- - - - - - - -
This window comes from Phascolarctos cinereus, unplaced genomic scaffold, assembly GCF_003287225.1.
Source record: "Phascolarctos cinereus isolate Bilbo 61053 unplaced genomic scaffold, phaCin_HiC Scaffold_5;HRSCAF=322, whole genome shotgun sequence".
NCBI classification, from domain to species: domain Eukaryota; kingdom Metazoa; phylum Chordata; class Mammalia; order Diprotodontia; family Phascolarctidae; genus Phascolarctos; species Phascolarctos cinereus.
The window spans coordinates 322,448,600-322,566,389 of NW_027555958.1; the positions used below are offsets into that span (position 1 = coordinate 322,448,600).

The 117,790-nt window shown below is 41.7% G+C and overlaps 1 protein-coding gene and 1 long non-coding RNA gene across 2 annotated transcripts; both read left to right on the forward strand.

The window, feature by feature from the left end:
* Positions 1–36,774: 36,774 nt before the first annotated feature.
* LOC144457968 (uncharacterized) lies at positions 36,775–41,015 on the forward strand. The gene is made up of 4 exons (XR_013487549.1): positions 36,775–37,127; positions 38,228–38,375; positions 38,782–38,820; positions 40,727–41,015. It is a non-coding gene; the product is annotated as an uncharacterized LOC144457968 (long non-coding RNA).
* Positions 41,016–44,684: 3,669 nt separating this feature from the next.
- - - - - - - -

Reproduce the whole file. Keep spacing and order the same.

This window comes from Phascolarctos cinereus, unplaced genomic scaffold, assembly GCF_003287225.1.
Source record: "Phascolarctos cinereus isolate Bilbo 61053 unplaced genomic scaffold, phaCin_HiC Scaffold_5;HRSCAF=322, whole genome shotgun sequence".
NCBI classification, from domain to species: domain Eukaryota; kingdom Metazoa; phylum Chordata; class Mammalia; order Diprotodontia; family Phascolarctidae; genus Phascolarctos; species Phascolarctos cinereus.
The window spans coordinates 322,448,600-322,566,389 of NW_027555958.1; the positions used below are offsets into that span (position 1 = coordinate 322,448,600).

The 117,790-nt window shown below is 41.7% G+C and overlaps 1 protein-coding gene and 1 long non-coding RNA gene across 2 annotated transcripts; both read left to right on the forward strand.

The window, feature by feature from the left end:
* Positions 1–36,774: 36,774 nt before the first annotated feature.
* LOC144457968 (uncharacterized) lies at positions 36,775–41,015 on the forward strand. The gene is made up of 4 exons (XR_013487549.1): positions 36,775–37,127; positions 38,228–38,375; positions 38,782–38,820; positions 40,727–41,015. It is a non-coding gene; the product is annotated as an uncharacterized LOC144457968 (long non-coding RNA).
* Positions 41,016–44,684: 3,669 nt separating this feature from the next.